The radar screen shows plenty of weather activity over South, Middle Sweden as well also in Southern Norrland.

I mean for being midnight, you can spot a lot of lightning going on over Sweden - and that is a bit unusual. a sight you don't see that often.

One thing that puzzles me is the movement of the low pressure area in the Southern Baltic Sea. I don't really see any rotation going on. Instead, everything over Sweden goes towards the NW. I thought there would be a rotary movement, like a spiral over Southern Sweden. Therefore i am a bit skeptic about the coldfront, which you can see below over the island of Gotland. It just moves upwards...


Skeptic about that cold front

So, if there isn't much of a rotation going on yet, it would mean that the cold front moves faster, and isn't held back. This would in theory alter the prognosis for Stockholm during the day, which was believed to be warm with 24°C and possibly even some sunshine.

But if the cold front isn't rotation, but instead just moving north westwards... then it would pass Stockholm already in the morning. pushing the warm air sector away from the city... *pondering*

The cold front according to was predicted to be held back, making Stockholm reside inside the low pressure's warm air sector up until 8 Aug, after midnight.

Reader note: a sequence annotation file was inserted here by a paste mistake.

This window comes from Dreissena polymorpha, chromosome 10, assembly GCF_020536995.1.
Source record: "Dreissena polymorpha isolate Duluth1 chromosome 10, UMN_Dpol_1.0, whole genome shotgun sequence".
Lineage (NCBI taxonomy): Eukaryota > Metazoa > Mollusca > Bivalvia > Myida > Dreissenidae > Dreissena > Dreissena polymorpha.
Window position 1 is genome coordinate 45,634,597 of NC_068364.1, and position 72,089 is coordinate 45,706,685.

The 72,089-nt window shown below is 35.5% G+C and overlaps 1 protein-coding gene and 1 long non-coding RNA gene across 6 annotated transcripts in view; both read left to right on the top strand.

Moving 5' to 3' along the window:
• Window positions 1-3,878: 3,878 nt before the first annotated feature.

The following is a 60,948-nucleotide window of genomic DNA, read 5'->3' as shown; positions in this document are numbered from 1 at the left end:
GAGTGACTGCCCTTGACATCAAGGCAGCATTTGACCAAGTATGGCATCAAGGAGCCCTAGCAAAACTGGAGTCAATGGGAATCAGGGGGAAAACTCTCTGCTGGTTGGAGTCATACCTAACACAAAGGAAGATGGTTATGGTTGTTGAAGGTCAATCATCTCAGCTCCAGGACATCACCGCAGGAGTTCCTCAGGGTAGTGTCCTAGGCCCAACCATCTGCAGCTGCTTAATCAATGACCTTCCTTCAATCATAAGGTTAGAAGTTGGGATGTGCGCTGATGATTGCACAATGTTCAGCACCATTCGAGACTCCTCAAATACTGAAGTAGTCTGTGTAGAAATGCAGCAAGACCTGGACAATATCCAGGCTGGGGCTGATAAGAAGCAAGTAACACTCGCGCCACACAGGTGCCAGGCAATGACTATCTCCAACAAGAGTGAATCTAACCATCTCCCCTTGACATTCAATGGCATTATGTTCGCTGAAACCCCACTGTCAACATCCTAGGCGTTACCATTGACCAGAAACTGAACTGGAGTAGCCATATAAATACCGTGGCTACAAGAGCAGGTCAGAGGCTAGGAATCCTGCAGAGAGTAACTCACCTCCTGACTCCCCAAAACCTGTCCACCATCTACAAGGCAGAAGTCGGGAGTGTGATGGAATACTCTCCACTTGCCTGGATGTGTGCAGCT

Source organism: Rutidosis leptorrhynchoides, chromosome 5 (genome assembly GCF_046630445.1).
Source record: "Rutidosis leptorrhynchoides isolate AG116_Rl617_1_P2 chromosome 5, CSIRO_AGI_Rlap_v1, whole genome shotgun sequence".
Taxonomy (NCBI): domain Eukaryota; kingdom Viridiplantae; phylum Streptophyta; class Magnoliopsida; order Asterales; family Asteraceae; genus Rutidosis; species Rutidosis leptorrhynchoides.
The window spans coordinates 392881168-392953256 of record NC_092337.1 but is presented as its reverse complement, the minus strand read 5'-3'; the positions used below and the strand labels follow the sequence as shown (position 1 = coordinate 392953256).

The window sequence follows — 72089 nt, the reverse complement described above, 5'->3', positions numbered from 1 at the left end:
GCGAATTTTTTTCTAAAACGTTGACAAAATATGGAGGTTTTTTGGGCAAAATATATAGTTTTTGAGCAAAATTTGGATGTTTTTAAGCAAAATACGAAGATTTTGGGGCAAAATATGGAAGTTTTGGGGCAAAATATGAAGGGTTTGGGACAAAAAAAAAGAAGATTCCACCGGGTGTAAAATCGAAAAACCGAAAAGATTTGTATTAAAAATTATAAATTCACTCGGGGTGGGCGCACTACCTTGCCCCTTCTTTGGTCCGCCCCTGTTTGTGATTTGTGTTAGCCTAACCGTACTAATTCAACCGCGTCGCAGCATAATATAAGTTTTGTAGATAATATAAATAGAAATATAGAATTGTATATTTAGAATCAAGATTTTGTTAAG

But to me, this doesn't look like it. The cold front with its southern alined thunderstorms are already knocking at our dorr, just hours away south of us...


Blue-pink lightning visible from afar over the Southern and Southwestern horizon.



Those thunderstorm cells are super active. It is basically flashing most of the time, with almost no breaks (just a few seconds in between). Wow, i haven't seen such activity for quite a while. Reminds me of the lightning you normally see over Southern Europe. Of course these appear even over Sweden - but the thing is, that Stockholm isn't exactly favored by "continetal thunderstorms". You may see those more often in Southern Sweden, when they roll in from the direction of Germany.

The rumbling is, as we speak, far away, like a distant rolling thunder. It is a pretty sound - unless you think of war and such things. But when nature does its thing... the feeling is different.

A really interesting sight and experience for sure. Photographically however, it ain't very exciting - since the lightning is diffuse and there are no direct lightning strikes visible. At least not from our windows. Pretty anti-climax in terms of photography.

Yet absolutely lovely to the naked eye.


Smaller T-storm cells joining the main branch

Also fascinating is, how many smaller cells are merging with the existing main branch of thunderstorms. In front of that line, more and more smaller one pop up and merge.

There is a chance, that more are building south and southeast of me - and those would then roll over our area. As of writing - no rain has fallen at our place.


Tullinge Station Maximum

The temperatures at Tullinge station, recorded at midnight 18.5°C - and with that, it is actually higher than the highest (hourly) MAX of around 17.9°C recorded at 10.00. Interesting. It is a story of how warm the air is, in which we are residing now.

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